A colleague of mine and I asked the Chinese how do they see the break-up of USSR. Here is the answer we got:
‘We had a big debate about whether this is good or bad for China. Some ideological people were saying this is bad because it undermines the attractiveness of Communism. But the pragmatists were saying this is good for China. And it is true, after the break-up of USSR we have very good relations with Russia. Better than ever before.’
The untold part of the answer is of course the fact these ‘better than ever’ relations are build on a very different balance of power and a Russia that is much weaker than USSR. As I wrote previously, Chinese views on the post-Soviet space do not differ much from those in Europe or the US. They differ in style (China is more deferential to Russia), but not in substance.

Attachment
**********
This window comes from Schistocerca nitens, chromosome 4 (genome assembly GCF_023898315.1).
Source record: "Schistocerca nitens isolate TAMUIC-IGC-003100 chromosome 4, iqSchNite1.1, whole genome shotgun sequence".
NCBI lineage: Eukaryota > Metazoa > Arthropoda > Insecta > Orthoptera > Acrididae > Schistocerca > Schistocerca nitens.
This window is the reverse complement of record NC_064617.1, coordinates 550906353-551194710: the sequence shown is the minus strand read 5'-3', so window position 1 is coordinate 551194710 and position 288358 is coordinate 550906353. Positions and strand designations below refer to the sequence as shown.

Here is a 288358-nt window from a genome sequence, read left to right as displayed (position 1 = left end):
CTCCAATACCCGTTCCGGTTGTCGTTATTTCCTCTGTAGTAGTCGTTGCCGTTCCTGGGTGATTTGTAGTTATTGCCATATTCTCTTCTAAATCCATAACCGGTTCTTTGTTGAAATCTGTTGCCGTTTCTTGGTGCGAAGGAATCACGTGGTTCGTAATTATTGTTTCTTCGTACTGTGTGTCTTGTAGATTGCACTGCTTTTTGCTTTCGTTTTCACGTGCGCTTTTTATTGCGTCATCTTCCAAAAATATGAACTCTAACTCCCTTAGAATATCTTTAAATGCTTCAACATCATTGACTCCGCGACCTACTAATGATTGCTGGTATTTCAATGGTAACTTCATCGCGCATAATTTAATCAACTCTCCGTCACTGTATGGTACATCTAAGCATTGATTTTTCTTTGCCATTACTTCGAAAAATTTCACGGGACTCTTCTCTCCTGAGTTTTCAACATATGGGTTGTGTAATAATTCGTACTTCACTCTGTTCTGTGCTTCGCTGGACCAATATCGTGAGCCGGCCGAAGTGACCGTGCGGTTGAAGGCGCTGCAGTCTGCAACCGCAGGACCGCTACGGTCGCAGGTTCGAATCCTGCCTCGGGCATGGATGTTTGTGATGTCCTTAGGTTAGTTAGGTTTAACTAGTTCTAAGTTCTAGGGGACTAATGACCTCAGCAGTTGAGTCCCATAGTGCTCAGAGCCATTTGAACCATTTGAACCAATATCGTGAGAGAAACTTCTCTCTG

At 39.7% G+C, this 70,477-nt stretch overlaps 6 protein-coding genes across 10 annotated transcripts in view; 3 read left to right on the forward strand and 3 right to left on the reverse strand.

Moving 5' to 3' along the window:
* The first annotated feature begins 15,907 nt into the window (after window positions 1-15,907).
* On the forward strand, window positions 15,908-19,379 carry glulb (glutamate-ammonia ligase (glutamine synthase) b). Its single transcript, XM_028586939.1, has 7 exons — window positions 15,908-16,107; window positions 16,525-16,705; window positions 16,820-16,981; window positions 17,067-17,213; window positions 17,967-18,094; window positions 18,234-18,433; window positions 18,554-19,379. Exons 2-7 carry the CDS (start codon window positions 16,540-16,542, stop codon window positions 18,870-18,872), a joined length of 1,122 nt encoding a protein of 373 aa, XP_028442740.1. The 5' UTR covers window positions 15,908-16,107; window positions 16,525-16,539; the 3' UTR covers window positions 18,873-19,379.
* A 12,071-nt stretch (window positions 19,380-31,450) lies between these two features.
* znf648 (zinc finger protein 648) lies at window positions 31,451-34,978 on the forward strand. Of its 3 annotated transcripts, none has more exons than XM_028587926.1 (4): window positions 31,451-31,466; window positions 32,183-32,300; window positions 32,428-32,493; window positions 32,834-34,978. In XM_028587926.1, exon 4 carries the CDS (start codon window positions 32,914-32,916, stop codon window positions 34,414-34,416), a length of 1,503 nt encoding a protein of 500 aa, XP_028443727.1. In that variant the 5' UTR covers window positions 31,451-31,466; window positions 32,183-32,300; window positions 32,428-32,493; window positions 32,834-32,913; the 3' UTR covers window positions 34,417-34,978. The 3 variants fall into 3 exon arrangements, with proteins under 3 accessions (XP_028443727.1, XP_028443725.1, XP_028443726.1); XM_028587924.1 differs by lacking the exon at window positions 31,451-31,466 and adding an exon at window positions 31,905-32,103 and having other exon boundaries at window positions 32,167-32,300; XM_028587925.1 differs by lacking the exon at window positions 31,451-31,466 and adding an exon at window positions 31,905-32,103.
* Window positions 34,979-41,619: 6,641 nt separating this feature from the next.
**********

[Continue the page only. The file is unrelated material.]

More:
It is also apparent that the stronger China got, the better its relationship with Russia became. Another Chinese also suggested that China-Russia energy relations have been ‘unlocked’ by the economic crisis, since Russia’s need for cash opened the way for the USD 25bn loan-for-oil deal with Rosneft. A Chinese professor put it in the following terms: ‘How can you have a good sleep when you sleep with a bigger man?’ That referred to USSR, but not to Russia.